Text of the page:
Marawi  CSO leader says curfew measure vs COVID-19 akin to martial law

KORONADAL CITY (MindaNews / 14 February)  — A civil society leader in Marawi City appealed to authorities to consider conducting a public consultation to discuss the possible easing of the 8 pm. to 4:30 a.m. curfew which was imposed to prevent the spread of COVID-19 but is causing problems for Meranaws, including traffic jams.

Drieza Lininding, chair of the Moro Consensus Group, criticized the curfew measure implemented to help fight COVID-19 as “too strict” and akin to martial law. Marawi and the rest of Mindanao were under martial law from May 23, 2017, Day 1 of the Marawi Siege, until December 31, 2019.  President Rodrigo Duterte declared Marawi “liberated from the terrorist influence” on October 17, 2017.

He appealed to the Inter-Agency Task Force on the Management of Emerging Infectious Diseases (IATF-EID) and the city government of Marawi to consult the public.

UNDER CONSTRUCTION. A worker heads to the road reconstruction site in Marawi City on October 17, 2020, exactly three years after President Rodrigo Duterte declared Marawi City “liberated from the terrorist influence.” Residents of Ground Zero have yet to return home.  MindaNews photo by FROILAN GALLARDO

“We are no longer in a state of armed conflict but we still see the remnant of the Marawi siege through the curfew being imposed upon entering Marawi,” he said at the online forum on ‘COVID, Conflicts and the Peace Process: Focus on Marawi’  on Saturday. The forum was initiated by MindaNews in partnership with Internews.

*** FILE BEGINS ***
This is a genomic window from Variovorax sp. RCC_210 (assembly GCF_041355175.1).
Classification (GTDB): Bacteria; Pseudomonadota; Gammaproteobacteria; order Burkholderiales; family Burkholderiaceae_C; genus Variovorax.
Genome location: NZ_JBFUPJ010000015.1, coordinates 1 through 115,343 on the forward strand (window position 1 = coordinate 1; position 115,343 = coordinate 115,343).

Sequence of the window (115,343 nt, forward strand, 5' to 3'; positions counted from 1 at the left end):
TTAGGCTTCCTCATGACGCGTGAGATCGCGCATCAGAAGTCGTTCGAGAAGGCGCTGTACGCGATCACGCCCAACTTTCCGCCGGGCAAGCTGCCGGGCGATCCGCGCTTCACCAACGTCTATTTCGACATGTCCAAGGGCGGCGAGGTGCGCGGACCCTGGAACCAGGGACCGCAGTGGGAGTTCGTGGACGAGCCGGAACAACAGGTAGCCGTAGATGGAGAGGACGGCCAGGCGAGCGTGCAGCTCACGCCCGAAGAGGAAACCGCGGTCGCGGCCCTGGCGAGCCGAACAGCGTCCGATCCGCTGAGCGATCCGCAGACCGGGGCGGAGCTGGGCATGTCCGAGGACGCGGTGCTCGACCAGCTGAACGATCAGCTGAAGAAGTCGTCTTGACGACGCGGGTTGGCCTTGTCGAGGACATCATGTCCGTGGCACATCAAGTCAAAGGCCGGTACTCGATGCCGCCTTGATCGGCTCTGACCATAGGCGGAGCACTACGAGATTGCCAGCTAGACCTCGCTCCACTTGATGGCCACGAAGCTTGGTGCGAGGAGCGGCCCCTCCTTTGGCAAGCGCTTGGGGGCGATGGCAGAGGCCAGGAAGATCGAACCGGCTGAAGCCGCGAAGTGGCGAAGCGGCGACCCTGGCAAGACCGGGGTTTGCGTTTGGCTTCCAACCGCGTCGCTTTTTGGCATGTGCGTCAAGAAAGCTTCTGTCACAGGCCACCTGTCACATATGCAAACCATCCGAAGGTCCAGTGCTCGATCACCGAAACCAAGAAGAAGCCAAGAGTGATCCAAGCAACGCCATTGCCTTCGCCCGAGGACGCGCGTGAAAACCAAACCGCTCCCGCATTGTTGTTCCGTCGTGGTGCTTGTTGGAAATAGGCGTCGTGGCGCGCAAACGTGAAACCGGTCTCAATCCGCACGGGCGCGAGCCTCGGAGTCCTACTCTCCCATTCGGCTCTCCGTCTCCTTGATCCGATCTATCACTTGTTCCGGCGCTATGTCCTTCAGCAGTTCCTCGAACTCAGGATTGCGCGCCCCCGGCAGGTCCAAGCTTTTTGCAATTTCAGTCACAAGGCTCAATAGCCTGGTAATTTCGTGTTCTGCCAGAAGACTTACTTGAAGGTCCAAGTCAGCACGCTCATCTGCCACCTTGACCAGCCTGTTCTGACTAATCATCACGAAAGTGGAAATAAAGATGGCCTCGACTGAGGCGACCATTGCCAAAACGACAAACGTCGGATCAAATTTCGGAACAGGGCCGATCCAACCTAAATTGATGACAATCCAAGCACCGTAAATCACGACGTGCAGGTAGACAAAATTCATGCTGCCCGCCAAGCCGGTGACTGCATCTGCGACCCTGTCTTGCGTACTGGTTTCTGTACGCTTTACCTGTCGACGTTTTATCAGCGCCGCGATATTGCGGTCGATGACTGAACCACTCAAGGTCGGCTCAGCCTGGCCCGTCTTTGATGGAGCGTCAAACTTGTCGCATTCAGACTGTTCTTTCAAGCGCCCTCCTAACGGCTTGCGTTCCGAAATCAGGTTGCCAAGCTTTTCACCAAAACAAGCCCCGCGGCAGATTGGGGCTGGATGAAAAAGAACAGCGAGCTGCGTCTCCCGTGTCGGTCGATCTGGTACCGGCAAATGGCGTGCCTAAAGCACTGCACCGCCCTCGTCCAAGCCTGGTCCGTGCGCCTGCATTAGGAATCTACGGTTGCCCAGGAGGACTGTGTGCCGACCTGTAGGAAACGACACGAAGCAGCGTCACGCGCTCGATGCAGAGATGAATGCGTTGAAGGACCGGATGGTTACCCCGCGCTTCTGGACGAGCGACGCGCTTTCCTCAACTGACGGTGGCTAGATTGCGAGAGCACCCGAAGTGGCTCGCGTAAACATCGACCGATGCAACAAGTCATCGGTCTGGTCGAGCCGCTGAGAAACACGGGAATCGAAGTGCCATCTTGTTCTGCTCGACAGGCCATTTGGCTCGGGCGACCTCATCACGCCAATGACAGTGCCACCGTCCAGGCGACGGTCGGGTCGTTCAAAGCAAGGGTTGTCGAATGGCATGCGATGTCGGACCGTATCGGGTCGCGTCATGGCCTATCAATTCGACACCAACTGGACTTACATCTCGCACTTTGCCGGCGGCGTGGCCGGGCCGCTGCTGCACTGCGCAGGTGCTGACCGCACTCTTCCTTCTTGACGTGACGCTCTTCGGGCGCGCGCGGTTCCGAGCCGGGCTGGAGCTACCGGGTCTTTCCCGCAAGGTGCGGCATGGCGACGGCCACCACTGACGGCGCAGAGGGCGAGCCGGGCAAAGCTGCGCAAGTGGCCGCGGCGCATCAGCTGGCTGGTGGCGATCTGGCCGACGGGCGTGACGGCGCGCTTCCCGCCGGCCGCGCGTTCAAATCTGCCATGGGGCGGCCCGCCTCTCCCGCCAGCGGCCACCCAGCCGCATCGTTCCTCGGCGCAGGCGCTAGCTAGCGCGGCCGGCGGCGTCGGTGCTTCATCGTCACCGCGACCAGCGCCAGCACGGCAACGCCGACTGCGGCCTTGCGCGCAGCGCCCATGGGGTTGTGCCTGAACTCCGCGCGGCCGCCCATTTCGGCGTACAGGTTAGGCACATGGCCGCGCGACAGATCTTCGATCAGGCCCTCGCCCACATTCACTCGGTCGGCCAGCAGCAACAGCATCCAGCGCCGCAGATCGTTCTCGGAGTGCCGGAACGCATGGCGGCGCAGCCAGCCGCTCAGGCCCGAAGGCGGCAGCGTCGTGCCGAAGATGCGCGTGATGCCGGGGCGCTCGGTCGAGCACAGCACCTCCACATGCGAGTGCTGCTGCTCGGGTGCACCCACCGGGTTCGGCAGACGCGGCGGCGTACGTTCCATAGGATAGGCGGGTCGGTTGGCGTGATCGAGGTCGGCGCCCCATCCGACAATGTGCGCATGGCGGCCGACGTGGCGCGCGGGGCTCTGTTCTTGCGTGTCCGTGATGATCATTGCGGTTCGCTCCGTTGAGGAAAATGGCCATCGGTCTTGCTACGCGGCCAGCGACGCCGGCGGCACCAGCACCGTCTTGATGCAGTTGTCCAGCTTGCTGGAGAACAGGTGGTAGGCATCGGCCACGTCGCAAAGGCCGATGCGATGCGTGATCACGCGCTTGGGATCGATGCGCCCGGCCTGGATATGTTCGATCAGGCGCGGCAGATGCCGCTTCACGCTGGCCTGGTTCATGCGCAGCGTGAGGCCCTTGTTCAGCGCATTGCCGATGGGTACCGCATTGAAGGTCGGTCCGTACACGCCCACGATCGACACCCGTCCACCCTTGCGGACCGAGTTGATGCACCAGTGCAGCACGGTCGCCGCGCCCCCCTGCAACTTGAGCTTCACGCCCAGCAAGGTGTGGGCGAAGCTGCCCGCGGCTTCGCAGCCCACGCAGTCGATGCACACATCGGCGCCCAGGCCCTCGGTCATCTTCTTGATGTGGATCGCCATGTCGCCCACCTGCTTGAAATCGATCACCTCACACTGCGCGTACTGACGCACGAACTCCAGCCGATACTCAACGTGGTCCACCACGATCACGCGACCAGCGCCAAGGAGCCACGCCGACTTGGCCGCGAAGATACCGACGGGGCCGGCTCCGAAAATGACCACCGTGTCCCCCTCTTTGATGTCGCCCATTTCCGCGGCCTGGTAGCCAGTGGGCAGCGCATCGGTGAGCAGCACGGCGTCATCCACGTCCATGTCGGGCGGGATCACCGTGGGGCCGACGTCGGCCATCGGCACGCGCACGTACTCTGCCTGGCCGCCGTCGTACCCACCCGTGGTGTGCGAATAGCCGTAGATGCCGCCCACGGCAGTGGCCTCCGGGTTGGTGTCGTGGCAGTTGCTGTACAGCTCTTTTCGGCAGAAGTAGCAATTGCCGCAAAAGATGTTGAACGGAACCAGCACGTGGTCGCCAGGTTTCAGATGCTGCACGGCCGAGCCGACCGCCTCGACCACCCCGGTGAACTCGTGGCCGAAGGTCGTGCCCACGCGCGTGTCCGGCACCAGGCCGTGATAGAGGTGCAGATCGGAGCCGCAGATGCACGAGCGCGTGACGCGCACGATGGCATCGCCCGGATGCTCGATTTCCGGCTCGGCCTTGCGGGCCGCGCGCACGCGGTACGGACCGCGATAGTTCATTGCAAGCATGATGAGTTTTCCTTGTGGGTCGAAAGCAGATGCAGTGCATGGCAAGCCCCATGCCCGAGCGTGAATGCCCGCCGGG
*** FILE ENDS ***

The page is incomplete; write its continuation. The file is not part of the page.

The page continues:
Lininding said the curfew in Marawi, which now takes effect starting 8 p.m. from 6 p.m. previously, is causing tremendous traffic leading to the city.

“The curfew is causing a big trouble in the movement of goods and people. No one can get in or out of Marawi once the curfew takes effect,” he said.

“The measure was not studied carefully by the IATF,”  he added, expressing apprehension that a bridge in the country’s lone Islamic city,  could collapse due to the volume of returning vehicles stuck in traffic to beat the curfew.

Lininding noted that Marawi, due to the devastation brought by the war, lacks many essential consumer goods, including medicines, forcing residents to go to the nearby cities of Iligan and Cagayan de Oro to buy stuff.

But what is happening in Marawi, he said, is not just the imposition of a curfew but a lockdown.

Asked on Sunday what options they are proposing to the IATF and the city government, Lininding told MindaNews that the curfew could  start at 10 p.m.   instead of 8 p.m. or  establishments could close at 8 p.m. but residents traveling from neighboring Iligan or Cagayan de Oro and other neighboring areas should still be allowed to enter Marawi by 10 p.m.

Drieza Lininding, chair of the Moro Consensus Group, speaks during the forum on “COVID, Conflicts and the Peace Process” online forum on Saturday, 13 February 2021.

Lininding also said he wonders why President Rodrigo Duterte approved the recommendation of the national Inter-Agency Task Force on the Management of Emerging Infectious Diseases (IATF-EID) to place Lanao del Sur, including Marawi City, under general community quarantine (GCQ) alongside other areas experiencing a surge in COVID-19 cases, when there is no surge  in the province.

Lanao del Sur was placed under Modified Enhanced Community Quarantine (MECQ) from October 1 to  October 31 and General Community Quarantine (GCQ)  since November 1.

The province recorded 142 new cases in 42 days — from 1,169 on January 1 to 1,311 on February 11, accordin to the records of the Ministry of Health of the Bangsamoro Autonomous Region in Muslim Midnanao. On November 1, when the province was placed under GCQ, its number of cases was 931.

President Duterte on January 29 again placed Lanao del Sur under GCQ from February 1 to 28, its fourth month under GCQ.  (Bong S. Sarmiento / MindaNews)